Posts: 165
Re: The Official Math/Physics/Whatever Homework questions thread

Lost on this one, Just a move in the right direction would be great

Suppose a series of n independent trials can end in one of three posibilities. Let k_1 and k_2 denote the number of trials that result in outcomes 1 and 2 respectively. Let p_1 and p_2 denote the probabilities associated with outcomes k_1 and k_2. Use theorem 3.2.1 to deduce a formula for the probability of getting k_1 and k_2 occurences of outcomes 1 and 2 respectively.

Theorem 3.2.1 Binomial Distribution

(n choose k)(p)^k(1-p)^n-k
smcdonn2 is offline   Reply With Quote
Old 09-21-2009, 03:41 PM   #70
Wyman
Carpal \'Tunnel
 
Wyman's Avatar
 
Join Date: Mar 2007
Location: Redoubling with gusto
Posts: 11,955
Re: The Official Math/Physics/Whatever Homework questions thread

Quote:
Originally Posted by smcdonn2 View Post
If probability of having a boy is 1/2. then what is the probability of having three children of the same sex?

I think it is:

1-2[(4 choose 1)(1/2)^1(1/2)^3]

I multiplied it twice becaue it can come 3 boys 1 girl or 3 girls 1 boy

Is this right?
Clarify: You're assuming that there are 4 children, and you want to know the probability that exactly 1 child is of one sex and 3 are of the other?

If so, p = (2C1) * (4C1) * (1/2)^4 = 1/2.

Which is also what you got, but idk why you subtracted from 1.
Wyman is offline   Reply With Quote
Old 09-21-2009, 03:45 PM   #71
Wyman
Carpal \'Tunnel
 
Wyman's Avatar
 
Join Date: Mar 2007
Location: Redoubling with gusto
Posts: 11,955
Re: The Official Math/Physics/Whatever Homework questions thread

Quote:
Originally Posted by smcdonn2 View Post
Lost on this one, Just a move in the right direction would be great

Suppose a series of n independent trials can end in one of three posibilities. Let k_1 and k_2 denote the number of trials that result in outcomes 1 and 2 respectively. Let p_1 and p_2 denote the probabilities associated with outcomes k_1 and k_2. Use theorem 3.2.1 to deduce a formula for the probability of getting k_1 and k_2 occurences of outcomes 1 and 2 respectively.

Theorem 3.2.1 Binomial Distribution

(n choose k)(p)^k(1-p)^n-k
You've got N trials, k_1 of which need outcome 1: N choose k_1
Now you've got N-k_1 remaining, k_2 of which need outcome 2: (N-k_1) choose k_2

The probability of getting k_1 outcome 1's, then k_2 outcome 2's, then outcome 3's is: (p_1)^(k_1) * (p_2)^(k_2) * (1-p_1-p_2)^(N-k_1-k_2)

So your probability is:
(N choose k_1) * ((N-k_1) choose k_2) * (p_1)^(k_1) * (p_2)^(k_2) * (1-p_1-p_2)^(N-k_1-k_2)
Wyman is offline   Reply With Quote
Old 09-21-2009, 03:47 PM   #72
smcdonn2
centurion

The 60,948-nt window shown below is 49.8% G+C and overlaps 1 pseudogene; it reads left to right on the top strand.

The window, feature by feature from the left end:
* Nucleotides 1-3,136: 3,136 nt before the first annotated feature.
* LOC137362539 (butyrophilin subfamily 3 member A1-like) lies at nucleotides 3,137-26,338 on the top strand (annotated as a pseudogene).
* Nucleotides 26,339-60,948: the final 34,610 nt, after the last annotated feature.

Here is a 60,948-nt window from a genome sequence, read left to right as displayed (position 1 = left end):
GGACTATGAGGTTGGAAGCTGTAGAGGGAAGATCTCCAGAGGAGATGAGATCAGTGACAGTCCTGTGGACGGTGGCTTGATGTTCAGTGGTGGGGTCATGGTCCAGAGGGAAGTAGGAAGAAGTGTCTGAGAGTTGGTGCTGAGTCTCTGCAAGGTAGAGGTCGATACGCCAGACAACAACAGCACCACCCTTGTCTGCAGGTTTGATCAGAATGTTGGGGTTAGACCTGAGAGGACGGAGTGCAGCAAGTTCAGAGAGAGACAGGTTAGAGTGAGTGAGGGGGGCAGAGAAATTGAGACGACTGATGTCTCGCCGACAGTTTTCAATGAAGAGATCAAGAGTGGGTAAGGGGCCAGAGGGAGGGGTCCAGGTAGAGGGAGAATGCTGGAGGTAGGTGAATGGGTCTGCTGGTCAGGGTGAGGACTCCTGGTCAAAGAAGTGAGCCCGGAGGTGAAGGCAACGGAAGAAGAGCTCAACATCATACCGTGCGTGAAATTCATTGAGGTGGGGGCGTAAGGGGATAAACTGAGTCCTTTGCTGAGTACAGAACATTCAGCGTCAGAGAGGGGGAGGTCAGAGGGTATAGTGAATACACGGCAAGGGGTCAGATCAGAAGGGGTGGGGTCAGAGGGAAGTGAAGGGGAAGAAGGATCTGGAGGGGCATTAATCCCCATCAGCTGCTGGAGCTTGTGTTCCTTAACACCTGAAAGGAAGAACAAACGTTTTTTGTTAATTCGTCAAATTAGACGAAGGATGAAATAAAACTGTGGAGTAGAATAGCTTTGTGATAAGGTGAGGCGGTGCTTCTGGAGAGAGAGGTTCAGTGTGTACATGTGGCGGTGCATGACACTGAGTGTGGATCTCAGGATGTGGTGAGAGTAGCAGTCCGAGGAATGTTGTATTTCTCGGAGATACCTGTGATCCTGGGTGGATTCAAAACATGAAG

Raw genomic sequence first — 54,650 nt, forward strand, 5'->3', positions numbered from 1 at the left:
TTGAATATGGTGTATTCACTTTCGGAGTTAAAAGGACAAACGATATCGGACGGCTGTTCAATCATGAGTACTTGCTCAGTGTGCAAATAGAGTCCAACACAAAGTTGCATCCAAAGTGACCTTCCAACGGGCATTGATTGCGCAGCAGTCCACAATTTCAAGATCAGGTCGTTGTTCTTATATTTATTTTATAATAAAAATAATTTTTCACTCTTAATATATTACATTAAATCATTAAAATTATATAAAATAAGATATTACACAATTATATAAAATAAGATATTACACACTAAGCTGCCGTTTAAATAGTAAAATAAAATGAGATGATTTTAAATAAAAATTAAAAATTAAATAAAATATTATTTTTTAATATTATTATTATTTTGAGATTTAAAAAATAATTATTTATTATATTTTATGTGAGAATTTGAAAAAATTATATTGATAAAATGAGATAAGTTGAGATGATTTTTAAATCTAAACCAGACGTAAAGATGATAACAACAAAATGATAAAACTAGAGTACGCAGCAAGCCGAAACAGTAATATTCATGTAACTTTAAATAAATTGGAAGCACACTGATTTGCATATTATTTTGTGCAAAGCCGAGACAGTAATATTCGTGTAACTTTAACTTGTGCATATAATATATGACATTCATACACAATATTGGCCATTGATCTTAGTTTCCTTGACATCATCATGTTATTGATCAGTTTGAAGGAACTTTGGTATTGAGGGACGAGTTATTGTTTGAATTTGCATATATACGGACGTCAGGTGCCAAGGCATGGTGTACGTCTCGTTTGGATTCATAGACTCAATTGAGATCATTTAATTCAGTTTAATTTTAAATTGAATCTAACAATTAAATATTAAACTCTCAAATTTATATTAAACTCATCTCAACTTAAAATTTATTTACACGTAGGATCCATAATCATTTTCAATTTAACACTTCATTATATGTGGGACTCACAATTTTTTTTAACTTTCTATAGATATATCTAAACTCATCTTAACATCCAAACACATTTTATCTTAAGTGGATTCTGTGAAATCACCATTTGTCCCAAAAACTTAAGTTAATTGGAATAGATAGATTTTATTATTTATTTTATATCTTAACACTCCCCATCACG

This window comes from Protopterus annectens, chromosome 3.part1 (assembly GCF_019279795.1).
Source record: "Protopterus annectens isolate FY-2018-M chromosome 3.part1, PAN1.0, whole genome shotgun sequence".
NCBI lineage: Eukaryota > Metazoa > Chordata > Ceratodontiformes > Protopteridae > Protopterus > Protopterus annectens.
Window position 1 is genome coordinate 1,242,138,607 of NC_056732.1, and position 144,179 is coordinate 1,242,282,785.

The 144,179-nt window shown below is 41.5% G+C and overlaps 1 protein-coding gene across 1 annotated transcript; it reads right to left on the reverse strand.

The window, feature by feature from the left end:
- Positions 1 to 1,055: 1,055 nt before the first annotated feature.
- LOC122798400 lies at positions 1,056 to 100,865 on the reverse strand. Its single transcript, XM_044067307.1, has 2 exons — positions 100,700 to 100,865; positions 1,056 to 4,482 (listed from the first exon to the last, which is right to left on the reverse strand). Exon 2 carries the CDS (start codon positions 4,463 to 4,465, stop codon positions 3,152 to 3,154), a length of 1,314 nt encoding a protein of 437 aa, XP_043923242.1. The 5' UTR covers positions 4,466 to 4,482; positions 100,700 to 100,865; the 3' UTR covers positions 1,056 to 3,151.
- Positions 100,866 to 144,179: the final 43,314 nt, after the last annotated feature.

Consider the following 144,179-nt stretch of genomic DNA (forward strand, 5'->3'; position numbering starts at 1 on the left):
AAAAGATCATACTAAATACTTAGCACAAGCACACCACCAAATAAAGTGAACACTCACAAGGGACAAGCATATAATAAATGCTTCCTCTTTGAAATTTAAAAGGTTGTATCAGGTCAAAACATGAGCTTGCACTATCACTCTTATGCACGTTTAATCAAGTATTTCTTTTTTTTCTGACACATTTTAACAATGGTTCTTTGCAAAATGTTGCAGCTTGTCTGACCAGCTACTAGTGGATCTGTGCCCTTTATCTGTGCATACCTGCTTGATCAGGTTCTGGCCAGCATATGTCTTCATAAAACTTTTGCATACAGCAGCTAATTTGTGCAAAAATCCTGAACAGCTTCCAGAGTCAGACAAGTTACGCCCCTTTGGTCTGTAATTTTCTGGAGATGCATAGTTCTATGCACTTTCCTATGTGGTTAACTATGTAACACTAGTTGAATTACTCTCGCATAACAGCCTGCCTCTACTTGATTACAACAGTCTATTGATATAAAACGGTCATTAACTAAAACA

Join Date: Jul 2009
Posts: 165
Re: The Official Math/Physics/Whatever Homework questions thread

Quote:
Originally Posted by Wyman View Post
Clarify: You're assuming that there are 4 children, and you want to know the probability that exactly 1 child is of one sex and 3 are of the other?

If so, p = (2C1) * (4C1) * (1/2)^4 = 1/2.

Which is also what you got, but idk why you subtracted from 1.
Yes that is correct, I wanted to use binomial distribution thats why I subtracted by one.
smcdonn2 is offline   Reply With Quote
Old 09-21-2009, 03:50 PM   #73
smcdonn2
centurion
 
Join Date: Jul 2009
Posts: 165
Re: The Official Math/Physics/Whatever Homework questions thread

a college awards 5 scholarships
there are 8 men and 10 woman all equally likely to win, what is the probabilty that there will be both men and women in the award?

I did it like this but got a difference answer than the book

(8C0)(10C5)/(18C5)=2.94

1-2.94=97.06%

the book says 96.4
smcdonn2 is offline   Reply With Quote
Old 09-21-2009, 04:15 PM   #74
Wyman
Carpal \'Tunnel
 
Wyman's Avatar
 
Join Date: Mar 2007
Location: Redoubling with gusto
Posts: 11,955
Re: The Official Math/Physics/Whatever Homework questions thread

Quote:
Originally Posted by smcdonn2 View Post
Yes that is correct, I wanted to use binomial distribution thats why I subtracted by one.
This makes no sense, and you got lucky because 1/2 = 1-1/2.
Wyman is offline   Reply With Quote
Old 09-21-2009, 04:16 PM   #75
Wyman
Carpal \'Tunnel
 
Wyman's Avatar
 
Join Date: Mar 2007
Location: Redoubling with gusto
Posts: 11,955
Re: The Official Math/Physics/Whatever Homework questions thread

Quote:
Originally Posted by smcdonn2 View Post
a college awards 5 scholarships
there are 8 men and 10 woman all equally likely to win, what is the probabilty that there will be both men and women in the award?

I did it like this but got a difference answer than the book

(8C0)(10C5)/(18C5)=2.94

1-2.94=97.06%

the book says 96.4
p(all men) = 8C5 / 18C5

p(all women) = 10C5 / 18C5

p(both men and women) = 1 - p(all men) - p(all women)
Wyman is offline   Reply With Quote

Reply
      

Thread Tools
Display Modes

Posting Rules
You may not post new threads
You may not post replies
You may not post attachments
You may not edit your posts

BB code is On
Smilies are On
[IMG] code is On
HTML code is Off


Forum Jump


All times are GMT -4. The time now is 06:57 PM.


Powered by vBulletin®
Copyright ©2000 - 2017, Jelsoft Enterprises Ltd.
Search Engine Optimisation provided by DragonByte SEO v2.0.33 (Pro) - vBulletin Mods & Addons Copyright © 2017 DragonByte Technologies Ltd.
Copyright ę 2008-2010, Two Plus Two Interactive
 
 
Poker Players - Streaming Live Online